The Robin Nesting Preferences
Robins thrive in northern Canada and the United States as well as in Europe. Although mainly resident birds, they tend to migrate to the south during winter. In Canada and the colder zones in the U.S., the robins usually fly off to the southern states like Florida, the Gulf Coast, Mexico and the Pacific Coast in winter time. By the end of August, they start leaving again and then head toward north in February and March. Winter in Europe means robins flying off to Spain and Portugal together with immigrant birds from Scandinavia and continental Europe.
These birds generally like shrubs and trees for their nesting sites. The American Robin prefers habitats such as woodlands, meadows, open farmlands and urban areas like parks and lawns. It builds nests shaped like cups using dead leaves, moss, twigs and roots as well as grass, hair, wool and mud for the inner lining. The robins like to construct their nests in a hole in a tree stump, bank or wall. Some unusual nesting sites include kettles, cars and coat pockets.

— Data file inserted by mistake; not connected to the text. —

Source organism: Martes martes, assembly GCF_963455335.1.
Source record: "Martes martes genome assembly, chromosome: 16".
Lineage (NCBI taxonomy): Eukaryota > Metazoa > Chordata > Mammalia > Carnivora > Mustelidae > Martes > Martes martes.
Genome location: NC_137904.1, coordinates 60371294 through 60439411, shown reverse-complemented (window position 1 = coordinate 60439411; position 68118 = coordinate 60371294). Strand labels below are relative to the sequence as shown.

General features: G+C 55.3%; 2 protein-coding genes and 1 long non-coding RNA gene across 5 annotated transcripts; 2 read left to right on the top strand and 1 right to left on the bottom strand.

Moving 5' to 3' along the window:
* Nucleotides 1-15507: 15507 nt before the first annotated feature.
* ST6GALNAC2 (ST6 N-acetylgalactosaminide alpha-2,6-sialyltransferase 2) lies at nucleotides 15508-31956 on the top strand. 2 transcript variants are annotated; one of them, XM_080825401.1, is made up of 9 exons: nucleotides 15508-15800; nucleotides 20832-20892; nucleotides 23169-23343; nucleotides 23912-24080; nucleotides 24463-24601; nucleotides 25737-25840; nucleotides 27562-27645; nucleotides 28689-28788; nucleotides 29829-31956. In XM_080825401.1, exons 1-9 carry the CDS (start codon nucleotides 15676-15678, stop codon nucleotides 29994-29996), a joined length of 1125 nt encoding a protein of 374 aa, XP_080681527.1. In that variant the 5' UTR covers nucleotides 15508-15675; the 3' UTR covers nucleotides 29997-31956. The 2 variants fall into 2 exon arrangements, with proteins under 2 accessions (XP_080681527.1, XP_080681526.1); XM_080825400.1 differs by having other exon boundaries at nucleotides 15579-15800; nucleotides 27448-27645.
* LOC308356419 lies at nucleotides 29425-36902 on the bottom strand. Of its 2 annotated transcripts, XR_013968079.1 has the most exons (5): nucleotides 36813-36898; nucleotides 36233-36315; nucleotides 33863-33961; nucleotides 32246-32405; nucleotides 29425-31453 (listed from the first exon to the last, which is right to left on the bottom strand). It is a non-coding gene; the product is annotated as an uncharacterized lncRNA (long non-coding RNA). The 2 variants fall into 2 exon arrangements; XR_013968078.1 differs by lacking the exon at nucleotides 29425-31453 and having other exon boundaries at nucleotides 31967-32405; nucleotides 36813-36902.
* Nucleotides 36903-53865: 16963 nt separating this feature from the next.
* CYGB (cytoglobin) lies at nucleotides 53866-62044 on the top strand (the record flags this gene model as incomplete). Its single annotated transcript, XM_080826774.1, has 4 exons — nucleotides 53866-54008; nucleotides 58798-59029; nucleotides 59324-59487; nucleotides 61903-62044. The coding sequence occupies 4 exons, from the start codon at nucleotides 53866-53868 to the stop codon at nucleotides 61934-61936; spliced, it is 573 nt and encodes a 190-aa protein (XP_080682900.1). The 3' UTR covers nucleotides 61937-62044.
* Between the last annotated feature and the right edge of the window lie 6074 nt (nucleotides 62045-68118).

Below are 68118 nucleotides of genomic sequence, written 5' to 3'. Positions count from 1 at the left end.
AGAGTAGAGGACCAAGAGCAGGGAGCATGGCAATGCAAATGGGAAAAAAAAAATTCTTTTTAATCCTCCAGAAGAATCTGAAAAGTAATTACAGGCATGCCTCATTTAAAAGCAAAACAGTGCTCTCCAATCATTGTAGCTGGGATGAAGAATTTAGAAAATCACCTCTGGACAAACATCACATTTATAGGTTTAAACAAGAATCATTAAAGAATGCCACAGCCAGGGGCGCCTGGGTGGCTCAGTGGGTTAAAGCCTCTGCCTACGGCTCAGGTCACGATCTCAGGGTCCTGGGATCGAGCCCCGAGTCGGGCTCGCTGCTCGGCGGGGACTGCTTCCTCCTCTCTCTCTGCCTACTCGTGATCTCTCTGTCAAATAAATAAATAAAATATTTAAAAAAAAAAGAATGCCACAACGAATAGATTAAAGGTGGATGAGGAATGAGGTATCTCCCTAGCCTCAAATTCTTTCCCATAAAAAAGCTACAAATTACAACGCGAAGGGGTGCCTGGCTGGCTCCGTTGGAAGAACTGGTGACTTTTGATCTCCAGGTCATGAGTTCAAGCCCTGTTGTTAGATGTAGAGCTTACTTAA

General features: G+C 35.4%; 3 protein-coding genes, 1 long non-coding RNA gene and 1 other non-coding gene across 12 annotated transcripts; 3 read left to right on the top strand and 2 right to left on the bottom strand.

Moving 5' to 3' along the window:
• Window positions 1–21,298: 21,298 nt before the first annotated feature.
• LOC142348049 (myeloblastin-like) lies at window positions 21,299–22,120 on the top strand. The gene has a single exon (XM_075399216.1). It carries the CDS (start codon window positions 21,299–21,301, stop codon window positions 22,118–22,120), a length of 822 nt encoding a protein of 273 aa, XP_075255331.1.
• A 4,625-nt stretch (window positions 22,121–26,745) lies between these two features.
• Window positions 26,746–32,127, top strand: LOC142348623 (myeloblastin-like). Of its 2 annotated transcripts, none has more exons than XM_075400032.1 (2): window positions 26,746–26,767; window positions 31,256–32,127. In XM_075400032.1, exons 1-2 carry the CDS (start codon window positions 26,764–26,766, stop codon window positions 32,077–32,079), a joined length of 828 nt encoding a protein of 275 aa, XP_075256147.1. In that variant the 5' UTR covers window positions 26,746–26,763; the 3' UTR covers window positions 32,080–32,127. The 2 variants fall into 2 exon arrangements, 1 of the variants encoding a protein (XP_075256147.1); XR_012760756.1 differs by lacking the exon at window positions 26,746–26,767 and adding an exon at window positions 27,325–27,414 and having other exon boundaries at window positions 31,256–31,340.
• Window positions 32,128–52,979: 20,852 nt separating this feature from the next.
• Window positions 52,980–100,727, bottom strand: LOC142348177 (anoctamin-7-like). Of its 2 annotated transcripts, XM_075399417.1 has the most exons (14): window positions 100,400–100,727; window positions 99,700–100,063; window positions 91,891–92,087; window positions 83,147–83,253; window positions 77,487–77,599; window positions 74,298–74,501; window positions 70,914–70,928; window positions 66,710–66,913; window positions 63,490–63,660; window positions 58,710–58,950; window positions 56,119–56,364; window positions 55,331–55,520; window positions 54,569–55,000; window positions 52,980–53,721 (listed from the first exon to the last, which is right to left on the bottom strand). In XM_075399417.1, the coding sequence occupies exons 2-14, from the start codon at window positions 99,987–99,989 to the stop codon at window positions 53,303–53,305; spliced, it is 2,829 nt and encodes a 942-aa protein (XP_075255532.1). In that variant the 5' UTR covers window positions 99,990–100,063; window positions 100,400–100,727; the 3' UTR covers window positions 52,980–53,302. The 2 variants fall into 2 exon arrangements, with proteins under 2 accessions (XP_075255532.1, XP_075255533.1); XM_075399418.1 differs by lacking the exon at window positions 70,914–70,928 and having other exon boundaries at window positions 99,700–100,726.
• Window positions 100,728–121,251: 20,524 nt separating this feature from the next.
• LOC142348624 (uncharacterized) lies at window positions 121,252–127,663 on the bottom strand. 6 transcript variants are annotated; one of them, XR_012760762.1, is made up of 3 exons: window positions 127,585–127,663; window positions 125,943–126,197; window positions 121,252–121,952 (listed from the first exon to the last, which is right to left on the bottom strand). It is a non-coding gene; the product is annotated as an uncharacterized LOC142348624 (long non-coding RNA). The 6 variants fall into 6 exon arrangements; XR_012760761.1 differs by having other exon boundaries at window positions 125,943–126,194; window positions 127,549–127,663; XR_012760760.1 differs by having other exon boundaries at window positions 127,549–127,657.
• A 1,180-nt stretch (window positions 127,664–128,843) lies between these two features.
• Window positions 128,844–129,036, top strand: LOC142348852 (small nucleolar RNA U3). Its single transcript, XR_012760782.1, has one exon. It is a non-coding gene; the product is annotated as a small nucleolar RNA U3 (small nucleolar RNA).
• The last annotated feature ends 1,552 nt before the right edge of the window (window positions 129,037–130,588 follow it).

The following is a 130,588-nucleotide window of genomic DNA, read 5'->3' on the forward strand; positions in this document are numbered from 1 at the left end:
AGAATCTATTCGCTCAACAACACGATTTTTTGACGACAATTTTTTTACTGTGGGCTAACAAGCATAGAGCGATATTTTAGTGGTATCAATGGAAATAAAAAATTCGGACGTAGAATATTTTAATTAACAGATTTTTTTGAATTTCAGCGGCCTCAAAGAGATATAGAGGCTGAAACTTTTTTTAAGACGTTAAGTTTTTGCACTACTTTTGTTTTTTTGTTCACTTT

Robins are territorial birds but this behavior is more evident during the breeding season and other times, while feeding. The males usually go back to their summer breeding grounds ahead of the females and begin to look for suitable nesting locations. As with most small birds, the females are responsible for building the nest wherein she lays two to four light blue eggs. Incubation of the smooth eggs is also done by the female the feeding of the young is the responsibility of both parents.